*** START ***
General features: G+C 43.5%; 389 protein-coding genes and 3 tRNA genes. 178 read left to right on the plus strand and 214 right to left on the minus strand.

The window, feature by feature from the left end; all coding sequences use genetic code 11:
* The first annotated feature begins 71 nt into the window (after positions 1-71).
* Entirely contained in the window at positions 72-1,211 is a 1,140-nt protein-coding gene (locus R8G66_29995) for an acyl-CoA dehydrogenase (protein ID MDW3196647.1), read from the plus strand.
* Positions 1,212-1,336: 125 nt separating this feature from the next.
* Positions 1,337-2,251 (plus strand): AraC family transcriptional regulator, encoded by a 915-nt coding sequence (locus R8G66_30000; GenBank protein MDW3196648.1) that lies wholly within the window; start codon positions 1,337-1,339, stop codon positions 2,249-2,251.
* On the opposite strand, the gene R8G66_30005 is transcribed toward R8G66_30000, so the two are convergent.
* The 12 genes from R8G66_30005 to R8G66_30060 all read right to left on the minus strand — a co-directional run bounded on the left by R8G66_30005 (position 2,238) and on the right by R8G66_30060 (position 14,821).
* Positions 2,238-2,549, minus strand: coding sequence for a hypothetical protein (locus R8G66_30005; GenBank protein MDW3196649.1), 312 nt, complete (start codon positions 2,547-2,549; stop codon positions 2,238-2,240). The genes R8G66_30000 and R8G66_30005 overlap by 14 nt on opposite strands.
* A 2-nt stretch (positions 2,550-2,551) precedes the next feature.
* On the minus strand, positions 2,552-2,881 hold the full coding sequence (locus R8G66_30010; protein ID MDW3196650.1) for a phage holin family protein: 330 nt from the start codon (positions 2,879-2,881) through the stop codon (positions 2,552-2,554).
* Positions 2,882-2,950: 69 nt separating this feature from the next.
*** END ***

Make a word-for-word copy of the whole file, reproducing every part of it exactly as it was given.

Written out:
General features: G+C 43.5%; 389 protein-coding genes and 3 tRNA genes. 178 read left to right on the plus strand and 214 right to left on the minus strand.

The window, feature by feature from the left end; all coding sequences use genetic code 11:
* The first annotated feature begins 71 nt into the window (after positions 1-71).
* Entirely contained in the window at positions 72-1,211 is a 1,140-nt protein-coding gene (locus R8G66_29995) for an acyl-CoA dehydrogenase (protein ID MDW3196647.1), read from the plus strand.
* Positions 1,212-1,336: 125 nt separating this feature from the next.
* Positions 1,337-2,251 (plus strand): AraC family transcriptional regulator, encoded by a 915-nt coding sequence (locus R8G66_30000; GenBank protein MDW3196648.1) that lies wholly within the window; start codon positions 1,337-1,339, stop codon positions 2,249-2,251.
* On the opposite strand, the gene R8G66_30005 is transcribed toward R8G66_30000, so the two are convergent.
* The 12 genes from R8G66_30005 to R8G66_30060 all read right to left on the minus strand — a co-directional run bounded on the left by R8G66_30005 (position 2,238) and on the right by R8G66_30060 (position 14,821).
* Positions 2,238-2,549, minus strand: coding sequence for a hypothetical protein (locus R8G66_30005; GenBank protein MDW3196649.1), 312 nt, complete (start codon positions 2,547-2,549; stop codon positions 2,238-2,240). The genes R8G66_30000 and R8G66_30005 overlap by 14 nt on opposite strands.
* A 2-nt stretch (positions 2,550-2,551) precedes the next feature.
* On the minus strand, positions 2,552-2,881 hold the full coding sequence (locus R8G66_30010; protein ID MDW3196650.1) for a phage holin family protein: 330 nt from the start codon (positions 2,879-2,881) through the stop codon (positions 2,552-2,554).
* Positions 2,882-2,950: 69 nt separating this feature from the next.